In September 2020, I wrote about the then-recent story of Farishina, a 12-year-old girl who was raped by 11 men, one of whom was 57 years old. I discussed the crowdfunding – coordinated by Feyikemi Abudu and Jola Ayeye of I Said What I Said – used to sponsor her education, healthcare services and provide support to her family. In the essay, I argued that social media – through which Abudu and Ayeye garnered over a million naira for Farishina – provides a platform for the voices of African women to be amplified in a way that our communities do not. But outside of social media, more and more African women are moving towards technology for this amplification – especially in an attempt to create solutions to contemporary problems. Sa’ada Aliyu, a 27-year-old Android developer from Kano, created the “Helpio” app to help girls like Farishina find help through partner organizations, heal and seek justice.
Aliyu told Document Women that she saw a need for her development because of the reality in many Arewa communities; survivors of sexual violence are stigmatized and ostracised. She began thinking about how to reduce the number of rape cases and help victims get the support and justice they need. “Sexual abuse is very rampart in the community because of lack of justice and stigmatization,” Aliyu said. “But I know a lot of organizations that are fighting for victims. They give them support – financially, legally and medically.” Hopeful about the number of non-governmental organizations she knows who are interested in fighting sexual violence, Aliyu created the Helpio app, a platform to bring survivors and organizations together, facilitate the interaction and the eventual healing of the survivor. At the moment, she told Document Women, there are a lot of cases being worked on by the organizations through the Helpio app. And to her, she would only consider her innovation truly successful when many survivors get the support they need – be it legal, financial, medical, psychological; and if it helps reduce the rate of sexual violence in Nigeria.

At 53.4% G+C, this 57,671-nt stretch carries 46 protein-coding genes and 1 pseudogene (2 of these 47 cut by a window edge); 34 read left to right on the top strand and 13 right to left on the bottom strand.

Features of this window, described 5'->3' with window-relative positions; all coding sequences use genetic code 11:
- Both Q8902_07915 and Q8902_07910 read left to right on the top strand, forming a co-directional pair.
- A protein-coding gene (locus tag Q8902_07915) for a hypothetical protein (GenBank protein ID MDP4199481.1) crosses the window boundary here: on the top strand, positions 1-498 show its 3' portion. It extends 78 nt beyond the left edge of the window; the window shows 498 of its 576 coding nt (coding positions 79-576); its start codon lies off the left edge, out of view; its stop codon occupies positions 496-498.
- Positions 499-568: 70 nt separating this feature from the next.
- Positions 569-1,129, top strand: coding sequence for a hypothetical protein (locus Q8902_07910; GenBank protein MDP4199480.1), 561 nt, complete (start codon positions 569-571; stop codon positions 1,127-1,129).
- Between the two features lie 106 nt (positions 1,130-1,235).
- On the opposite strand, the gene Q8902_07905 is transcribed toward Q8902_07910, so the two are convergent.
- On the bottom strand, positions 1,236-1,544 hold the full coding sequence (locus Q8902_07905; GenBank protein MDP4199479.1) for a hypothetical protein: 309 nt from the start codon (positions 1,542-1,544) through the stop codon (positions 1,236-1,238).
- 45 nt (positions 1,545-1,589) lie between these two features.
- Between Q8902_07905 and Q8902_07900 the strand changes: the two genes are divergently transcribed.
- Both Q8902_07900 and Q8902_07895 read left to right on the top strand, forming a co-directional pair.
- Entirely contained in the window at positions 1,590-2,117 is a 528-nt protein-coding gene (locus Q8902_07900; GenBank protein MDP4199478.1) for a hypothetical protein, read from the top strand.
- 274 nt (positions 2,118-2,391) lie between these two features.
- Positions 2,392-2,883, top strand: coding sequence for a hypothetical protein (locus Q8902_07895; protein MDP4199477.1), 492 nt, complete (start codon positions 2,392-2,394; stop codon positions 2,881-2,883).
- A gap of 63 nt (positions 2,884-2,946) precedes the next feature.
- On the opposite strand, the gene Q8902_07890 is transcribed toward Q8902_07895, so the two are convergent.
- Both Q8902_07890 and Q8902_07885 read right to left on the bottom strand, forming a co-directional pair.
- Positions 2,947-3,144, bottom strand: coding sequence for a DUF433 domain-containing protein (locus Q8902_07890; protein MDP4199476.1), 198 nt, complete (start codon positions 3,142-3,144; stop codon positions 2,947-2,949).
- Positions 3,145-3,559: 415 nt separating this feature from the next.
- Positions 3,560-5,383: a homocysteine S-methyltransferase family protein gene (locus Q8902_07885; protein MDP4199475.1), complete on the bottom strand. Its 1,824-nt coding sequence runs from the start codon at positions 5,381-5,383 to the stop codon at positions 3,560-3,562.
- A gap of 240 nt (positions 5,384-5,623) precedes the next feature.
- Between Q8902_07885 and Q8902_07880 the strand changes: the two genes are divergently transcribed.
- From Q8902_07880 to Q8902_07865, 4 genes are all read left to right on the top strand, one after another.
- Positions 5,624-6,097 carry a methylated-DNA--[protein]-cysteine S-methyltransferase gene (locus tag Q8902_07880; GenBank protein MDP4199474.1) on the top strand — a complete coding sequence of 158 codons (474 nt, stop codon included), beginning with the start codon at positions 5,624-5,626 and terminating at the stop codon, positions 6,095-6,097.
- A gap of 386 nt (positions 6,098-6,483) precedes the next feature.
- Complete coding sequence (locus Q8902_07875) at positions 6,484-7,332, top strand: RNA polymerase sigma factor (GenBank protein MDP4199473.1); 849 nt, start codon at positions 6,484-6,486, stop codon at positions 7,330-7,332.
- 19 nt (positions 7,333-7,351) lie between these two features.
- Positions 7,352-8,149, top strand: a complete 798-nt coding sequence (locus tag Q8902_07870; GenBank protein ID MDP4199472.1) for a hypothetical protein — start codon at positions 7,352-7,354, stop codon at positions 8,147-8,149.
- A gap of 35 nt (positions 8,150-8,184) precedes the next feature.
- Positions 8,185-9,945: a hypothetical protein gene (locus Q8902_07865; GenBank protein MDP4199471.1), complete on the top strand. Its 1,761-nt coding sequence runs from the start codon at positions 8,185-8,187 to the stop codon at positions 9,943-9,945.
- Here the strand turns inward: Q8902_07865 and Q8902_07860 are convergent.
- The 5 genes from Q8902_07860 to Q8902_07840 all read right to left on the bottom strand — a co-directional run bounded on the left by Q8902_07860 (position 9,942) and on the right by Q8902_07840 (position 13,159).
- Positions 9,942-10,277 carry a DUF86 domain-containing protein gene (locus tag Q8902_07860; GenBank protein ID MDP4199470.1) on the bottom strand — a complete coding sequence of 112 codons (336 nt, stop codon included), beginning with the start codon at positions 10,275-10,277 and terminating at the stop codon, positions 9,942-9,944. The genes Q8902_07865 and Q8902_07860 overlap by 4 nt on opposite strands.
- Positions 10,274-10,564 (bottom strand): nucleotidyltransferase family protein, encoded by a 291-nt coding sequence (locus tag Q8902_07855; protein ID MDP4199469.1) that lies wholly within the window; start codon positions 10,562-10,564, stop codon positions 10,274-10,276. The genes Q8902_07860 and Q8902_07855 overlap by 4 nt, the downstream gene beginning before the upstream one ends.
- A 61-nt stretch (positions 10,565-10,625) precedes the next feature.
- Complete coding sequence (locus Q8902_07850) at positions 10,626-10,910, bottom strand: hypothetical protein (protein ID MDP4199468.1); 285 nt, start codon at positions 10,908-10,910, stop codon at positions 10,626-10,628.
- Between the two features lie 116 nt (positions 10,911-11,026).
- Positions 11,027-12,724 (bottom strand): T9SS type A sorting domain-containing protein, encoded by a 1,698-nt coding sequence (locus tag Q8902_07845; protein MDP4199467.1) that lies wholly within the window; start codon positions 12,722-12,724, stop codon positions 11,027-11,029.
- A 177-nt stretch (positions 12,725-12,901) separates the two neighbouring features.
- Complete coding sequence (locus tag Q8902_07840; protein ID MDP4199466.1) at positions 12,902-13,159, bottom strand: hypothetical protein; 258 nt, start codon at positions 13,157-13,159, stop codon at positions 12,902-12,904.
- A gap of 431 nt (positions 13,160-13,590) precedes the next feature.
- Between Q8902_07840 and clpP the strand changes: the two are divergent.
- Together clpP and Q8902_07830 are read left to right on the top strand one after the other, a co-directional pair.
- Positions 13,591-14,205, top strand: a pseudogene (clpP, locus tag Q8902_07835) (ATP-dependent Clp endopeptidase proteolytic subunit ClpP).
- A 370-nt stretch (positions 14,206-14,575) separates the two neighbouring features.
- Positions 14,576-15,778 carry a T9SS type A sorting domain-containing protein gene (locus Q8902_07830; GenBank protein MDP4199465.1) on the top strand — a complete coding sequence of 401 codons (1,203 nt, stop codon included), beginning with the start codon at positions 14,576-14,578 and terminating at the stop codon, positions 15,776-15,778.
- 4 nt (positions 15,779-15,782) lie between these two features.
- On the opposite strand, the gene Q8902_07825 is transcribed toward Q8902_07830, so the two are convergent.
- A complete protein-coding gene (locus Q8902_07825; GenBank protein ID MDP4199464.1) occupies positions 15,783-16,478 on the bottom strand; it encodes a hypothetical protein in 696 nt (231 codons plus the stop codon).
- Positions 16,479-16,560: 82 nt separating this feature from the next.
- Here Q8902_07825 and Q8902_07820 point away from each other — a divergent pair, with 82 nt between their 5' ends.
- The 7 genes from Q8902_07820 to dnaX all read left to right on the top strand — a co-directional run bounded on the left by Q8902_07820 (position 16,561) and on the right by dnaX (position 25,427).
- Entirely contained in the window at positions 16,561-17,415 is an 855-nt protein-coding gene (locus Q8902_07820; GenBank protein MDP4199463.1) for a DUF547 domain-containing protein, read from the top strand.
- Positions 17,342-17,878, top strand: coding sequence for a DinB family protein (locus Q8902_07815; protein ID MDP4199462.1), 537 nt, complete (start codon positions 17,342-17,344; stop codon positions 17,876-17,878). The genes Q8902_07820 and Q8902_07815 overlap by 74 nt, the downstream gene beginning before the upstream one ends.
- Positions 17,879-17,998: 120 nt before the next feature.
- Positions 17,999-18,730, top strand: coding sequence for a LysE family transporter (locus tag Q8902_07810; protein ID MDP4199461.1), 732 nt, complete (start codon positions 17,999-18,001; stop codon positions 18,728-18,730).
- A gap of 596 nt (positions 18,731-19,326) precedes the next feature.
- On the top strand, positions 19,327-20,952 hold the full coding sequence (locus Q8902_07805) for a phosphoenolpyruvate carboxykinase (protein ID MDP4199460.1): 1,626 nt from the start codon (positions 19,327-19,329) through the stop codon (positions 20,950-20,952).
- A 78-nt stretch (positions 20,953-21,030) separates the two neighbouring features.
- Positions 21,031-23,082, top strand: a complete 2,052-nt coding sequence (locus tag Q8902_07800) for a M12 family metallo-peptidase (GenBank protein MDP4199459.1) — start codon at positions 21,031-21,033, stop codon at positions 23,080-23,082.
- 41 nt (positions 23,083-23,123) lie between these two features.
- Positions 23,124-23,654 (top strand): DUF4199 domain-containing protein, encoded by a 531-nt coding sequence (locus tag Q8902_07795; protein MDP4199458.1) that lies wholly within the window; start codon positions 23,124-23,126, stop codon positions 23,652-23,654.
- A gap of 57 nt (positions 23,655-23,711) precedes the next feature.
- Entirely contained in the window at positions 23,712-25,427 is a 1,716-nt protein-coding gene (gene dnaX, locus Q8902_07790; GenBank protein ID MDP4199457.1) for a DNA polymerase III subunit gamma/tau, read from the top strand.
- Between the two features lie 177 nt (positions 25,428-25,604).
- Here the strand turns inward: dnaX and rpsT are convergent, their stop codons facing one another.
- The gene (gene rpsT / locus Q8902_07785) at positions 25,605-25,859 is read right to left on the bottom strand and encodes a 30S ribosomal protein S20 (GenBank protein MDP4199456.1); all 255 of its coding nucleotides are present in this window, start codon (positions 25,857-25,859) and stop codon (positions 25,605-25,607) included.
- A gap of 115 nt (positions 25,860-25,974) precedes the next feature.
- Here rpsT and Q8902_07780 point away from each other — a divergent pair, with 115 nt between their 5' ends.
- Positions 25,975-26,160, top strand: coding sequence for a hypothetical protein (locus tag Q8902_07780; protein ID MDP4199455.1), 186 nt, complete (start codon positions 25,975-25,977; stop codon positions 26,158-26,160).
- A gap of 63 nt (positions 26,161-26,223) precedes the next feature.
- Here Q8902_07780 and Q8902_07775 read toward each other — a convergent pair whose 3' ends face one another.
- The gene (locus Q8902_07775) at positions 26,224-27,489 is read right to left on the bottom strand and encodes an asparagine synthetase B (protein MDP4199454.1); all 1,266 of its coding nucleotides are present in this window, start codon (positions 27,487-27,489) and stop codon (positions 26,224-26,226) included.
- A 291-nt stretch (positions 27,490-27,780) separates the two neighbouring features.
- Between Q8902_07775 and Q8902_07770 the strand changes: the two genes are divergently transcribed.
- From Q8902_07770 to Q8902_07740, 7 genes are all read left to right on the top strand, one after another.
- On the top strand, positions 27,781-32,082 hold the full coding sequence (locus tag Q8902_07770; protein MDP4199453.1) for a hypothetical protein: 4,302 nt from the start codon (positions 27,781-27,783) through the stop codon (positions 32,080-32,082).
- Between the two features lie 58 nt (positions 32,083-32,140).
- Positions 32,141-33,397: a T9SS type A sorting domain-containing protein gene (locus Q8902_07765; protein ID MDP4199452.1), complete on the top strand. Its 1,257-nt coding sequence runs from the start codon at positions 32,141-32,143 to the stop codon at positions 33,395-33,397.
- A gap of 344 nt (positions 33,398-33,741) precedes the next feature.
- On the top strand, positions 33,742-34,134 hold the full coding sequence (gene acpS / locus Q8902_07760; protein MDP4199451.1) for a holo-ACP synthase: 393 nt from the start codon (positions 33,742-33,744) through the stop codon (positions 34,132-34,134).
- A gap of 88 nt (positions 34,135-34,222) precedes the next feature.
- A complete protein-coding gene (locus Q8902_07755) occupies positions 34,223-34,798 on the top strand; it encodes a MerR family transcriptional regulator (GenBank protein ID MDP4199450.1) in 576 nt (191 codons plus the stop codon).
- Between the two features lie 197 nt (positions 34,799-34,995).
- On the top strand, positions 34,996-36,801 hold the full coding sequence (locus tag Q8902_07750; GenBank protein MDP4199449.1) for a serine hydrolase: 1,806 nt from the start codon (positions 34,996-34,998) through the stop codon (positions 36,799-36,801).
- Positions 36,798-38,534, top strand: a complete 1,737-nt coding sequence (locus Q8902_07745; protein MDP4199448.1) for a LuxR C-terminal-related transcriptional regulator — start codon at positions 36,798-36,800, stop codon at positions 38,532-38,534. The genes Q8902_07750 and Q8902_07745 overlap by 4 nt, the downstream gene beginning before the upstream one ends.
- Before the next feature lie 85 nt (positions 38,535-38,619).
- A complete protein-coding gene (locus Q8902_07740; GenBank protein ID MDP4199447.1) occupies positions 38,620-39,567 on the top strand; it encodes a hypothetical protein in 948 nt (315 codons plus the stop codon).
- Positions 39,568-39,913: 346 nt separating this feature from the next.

Of course, there are challenges. Aliyu opened up to Document Women about struggling to get organizations from all 36 Nigerian states on board with her project. Many organizations with the similar vision of ending sexual violence are sceptical about partnering with new organizations; and getting them on board has been the most difficult part. Another challenge is lack of access to the Helpio app. Because Helpio is an android innovation, it is inaccessible to people who don’t use Android devices and people who have no access to technology. Aliyu’s solution is to have a helpline, a phone number survivors can call and report their cases. From there, the Helpio team will help however they can.
A mobile app is one of many solutions but one that could go a long way in facilitating the healing of many survivors. The story of Farishina is still fresh in our memories, even now over a year ago; I can’t help but think, would the story have ended differently had the Helpio app and helpline been in existence then? While the innovation is futuristic, we have actually been in need of it for a long time.